Wednesday, October 5, 2022

ANALYSIS: Tracking Cardiovascular Disease

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By Uche Anunne, NAN

Cardiac doctors describe Cardiovascular Disease, CVD, a silent killer, presenting surreptitious indications that could be taken unimportant until it gets hold of the sufferers.

By the time the CVD strikes, the chances of surviving become slim, cardiologists further warn.

According to them, even in the event of surviving the disease, the shock is much because CVD involves the heart and the flow of blood in vessels which, if disrupted, could result in high or low blood pressure that might cause death.

Cardiologists also state that most of the deaths arising from cardiovascular diseases are caused by heart attacks.

“Heart attack is a circulation problem which occurs in the cardiovascular system when the flow of blood to the heart is blocked.

“It happens when there is a sudden complete blockage in an artery that supplies blood to an area of the heart.

“The blockage of the artery causes hypoxia (low oxygen supply) to the region of the heart denied of oxygen, subsequently causing tissue death. A heart attack is also known as myocardial infarction,” heart doctors explain further.

Dr Kingsley Akinroye, a cardiologist and the Executive Secretary of Nigeria Heart Foundation, observes that no fewer than 10 million Nigerians are affected by heart diseases with hypertension as the leading presentation.

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With this situation, the Nigerian Cardiac Society (NCS) has expressed worry over the rising cases of hypertension and considers the need to find a solution to the problem as quickly as possible.

The society notes: “Hypertension affects more than 30 per cent of Nigerians, having been identified as the most important cardiovascular disease risk factor and the commonest cause of heart failure which has a worse prognosis than most cancers in Nigeria’’.

Similarly, Dr Ramond Moronkola, consultant cardiologist and staff of Lagos State University Teaching Hospital, says: “Cardiovascular diseases are silent killers, and if not detected at the early stages, the sufferer is at high risk and can lead to sudden death”.

A physician, Dr Oyindamola Awofisoye, says cardiovascular disease is a significant public health concern responsible for 11 per cent of more than two million non-communicable disease deaths in the country yearly.

“It is also responsible for a high burden of morbidity and disability. Most people with the disease are not aware of it until stroke, heart attack or death occurs,’’ he says.

Dr Peculiar Onyekere gives critical signs and symptoms of heart attack to include a feeling of extreme pressure in the chest, pain in the chest, arm or below the breast bone, fullness and indigestion.

Mr Onyekere, a pharmacist in the Faculty of Pharmaceutical Sciences, University of Nigeria, Nsukka, observes further that other symptoms of heart attack could include choking feeling, which could be accompanied by pain in one or both arms, jaw, back, stomach or neck.

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“Shortness of breath, nausea, vomiting, lightheadedness, anxiety, extreme weakness and rapid or irregular heartbeat are also part of the symptoms of heart attack,’’ he notes.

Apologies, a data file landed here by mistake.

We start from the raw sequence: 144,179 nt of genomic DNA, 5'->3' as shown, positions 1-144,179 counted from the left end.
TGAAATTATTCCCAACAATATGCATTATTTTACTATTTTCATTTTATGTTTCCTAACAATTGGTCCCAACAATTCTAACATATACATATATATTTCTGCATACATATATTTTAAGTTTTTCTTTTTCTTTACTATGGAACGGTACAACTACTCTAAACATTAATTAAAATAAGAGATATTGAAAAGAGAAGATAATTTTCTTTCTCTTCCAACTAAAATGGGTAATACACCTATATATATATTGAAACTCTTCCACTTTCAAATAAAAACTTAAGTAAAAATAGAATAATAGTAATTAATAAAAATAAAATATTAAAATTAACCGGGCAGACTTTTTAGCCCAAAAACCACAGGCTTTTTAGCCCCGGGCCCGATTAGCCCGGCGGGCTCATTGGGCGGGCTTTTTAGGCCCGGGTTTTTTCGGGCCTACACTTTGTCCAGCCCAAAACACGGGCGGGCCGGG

Bu experts believe that cardiovascular diseases are better prevented than treated and when it is not preventable, early treatment will work rather than wait until it gets to critical stages.

For prevention and management of CVD, a physician/cardiologist, Dr Oyindamola Awofisoye, recommends a healthy lifestyle and intermittent blood pressure checks for those getting up to between 35 years old and 40 years old.

“As we approach the age bracket, it is important to avoid or minimise the consumption of certain food and beverage,’’ he suggests.

Sharing similar opinion, Dr Ramond Moronkola, consultant cardiologist, lists some of the food and beverage to avoid to include bread, processed foods sugar sweetened beverages.

He, nonetheless, warns that improved lifestyles alone will not stem the health challenge posed by the silent killer — CVD.

However, concerned citizens advise that civil society and non-governmental organisations ought to scale up preventive, detection and treatment of cardiovascular diseases awareness campaigns.

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They insist that heart-related topics should also be included in physical health education curriculum to ensure that citizens get enough education about it even from a very young age.

Minister of State for Health Olorunimbe Mamora therefore advises Nigerians to make healthy food choices to curb chances of suffering from heart diseases.

“We should control what we eat. We know that many of these non-communicable diseases are related to what we do, what we eat and what we drink’’, he warns.

Critics also note that beyond encouraging Nigerians to wisely choose what they consume, governments should step up efforts in the diagnoses and treatment of heart diseases.

They note that hospitals, including Federal Medical Centres and university teaching hospitals should be properly equipped to effectively handle heart disease cases.

As part of the measures, NCS requests “the provision of ECG machines, point-of-care machines and thrombolytic agents such as streptokinase in every emergency room in view of the rising rates of the acute coronary syndrome’’.

All in all, medical experts insist that heart diseases should be made full components of national health policies such as the National Health Insurance Scheme to open up access to treatment and care to more citizens by making it more affordable.


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